Mutational Analysis Reveals the Origin and Therapy-Driven Evolution of Recurrent Glioma

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Science  10 Jan 2014:
Vol. 343, Issue 6167, pp. 189-193
DOI: 10.1126/science.1239947

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After surgery, gliomas (a type of brain tumor) recur in nearly all patients and often in a more aggressive form. Johnson et al. (p. 189, published online 12 December 2013) used exome sequencing to explore whether recurrent tumors harbor different mutations than the primary tumors and whether the mutational profile in the recurrences is influenced by postsurgical treatment of patients with temozolomide (TMZ), a chemotherapeutic drug known to damage DNA. In more than 40% of cases, at least half of the mutations in the initial glioma were undetected at recurrence. The recurrent tumors in many of the TMZ-treated patients bore the signature of TMZ-induced mutagenesis and appeared to follow an evolutionary path to high-grade glioma distinct from that in untreated patients.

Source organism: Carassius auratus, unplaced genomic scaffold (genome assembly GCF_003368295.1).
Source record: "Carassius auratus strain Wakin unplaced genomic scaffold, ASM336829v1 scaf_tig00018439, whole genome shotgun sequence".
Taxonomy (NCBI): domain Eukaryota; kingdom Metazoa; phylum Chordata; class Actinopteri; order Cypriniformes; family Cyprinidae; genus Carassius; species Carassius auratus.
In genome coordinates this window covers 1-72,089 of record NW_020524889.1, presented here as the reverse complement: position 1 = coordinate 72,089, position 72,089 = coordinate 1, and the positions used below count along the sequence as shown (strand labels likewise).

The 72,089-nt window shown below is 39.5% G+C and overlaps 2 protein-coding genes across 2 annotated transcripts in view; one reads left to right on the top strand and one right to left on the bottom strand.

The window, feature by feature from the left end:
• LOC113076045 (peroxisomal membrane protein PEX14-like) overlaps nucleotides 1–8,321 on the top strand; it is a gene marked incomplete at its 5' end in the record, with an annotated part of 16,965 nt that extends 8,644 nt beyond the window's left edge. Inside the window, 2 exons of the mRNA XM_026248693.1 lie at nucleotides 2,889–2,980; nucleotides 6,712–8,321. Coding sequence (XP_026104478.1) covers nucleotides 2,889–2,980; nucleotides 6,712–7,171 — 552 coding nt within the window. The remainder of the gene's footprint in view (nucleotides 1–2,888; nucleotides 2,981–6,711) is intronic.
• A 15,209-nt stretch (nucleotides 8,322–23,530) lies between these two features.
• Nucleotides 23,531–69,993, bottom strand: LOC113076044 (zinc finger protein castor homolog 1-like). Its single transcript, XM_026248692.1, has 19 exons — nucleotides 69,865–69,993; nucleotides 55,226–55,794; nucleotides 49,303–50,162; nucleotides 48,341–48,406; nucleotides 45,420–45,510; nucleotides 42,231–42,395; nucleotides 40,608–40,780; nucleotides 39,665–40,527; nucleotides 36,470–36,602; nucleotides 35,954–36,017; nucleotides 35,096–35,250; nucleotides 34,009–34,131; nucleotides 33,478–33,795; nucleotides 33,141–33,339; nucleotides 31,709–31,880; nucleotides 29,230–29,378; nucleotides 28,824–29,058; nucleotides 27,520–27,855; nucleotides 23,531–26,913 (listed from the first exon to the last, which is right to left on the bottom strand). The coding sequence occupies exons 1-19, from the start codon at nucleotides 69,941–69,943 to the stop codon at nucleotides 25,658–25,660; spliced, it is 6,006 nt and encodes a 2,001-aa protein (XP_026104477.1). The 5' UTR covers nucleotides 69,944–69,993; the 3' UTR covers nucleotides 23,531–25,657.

Tumor recurrence is a leading cause of cancer mortality. Therapies for recurrent disease may fail, at least in part, because the genomic alterations driving the growth of recurrences are distinct from those in the initial tumor. To explore this hypothesis, we sequenced the exomes of 23 initial low-grade gliomas and recurrent tumors resected from the same patients. In 43% of cases, at least half of the mutations in the initial tumor were undetected at recurrence, including driver mutations in TP53, ATRX, SMARCA4, and BRAF; this suggests that recurrent tumors are often seeded by cells derived from the initial tumor at a very early stage of their evolution. Notably, tumors from 6 of 10 patients treated with the chemotherapeutic drug temozolomide (TMZ) followed an alternative evolutionary path to high-grade glioma. At recurrence, these tumors were hypermutated and harbored driver mutations in the RB (retinoblastoma) and Akt-mTOR (mammalian target of rapamycin) pathways that bore the signature of TMZ-induced mutagenesis.

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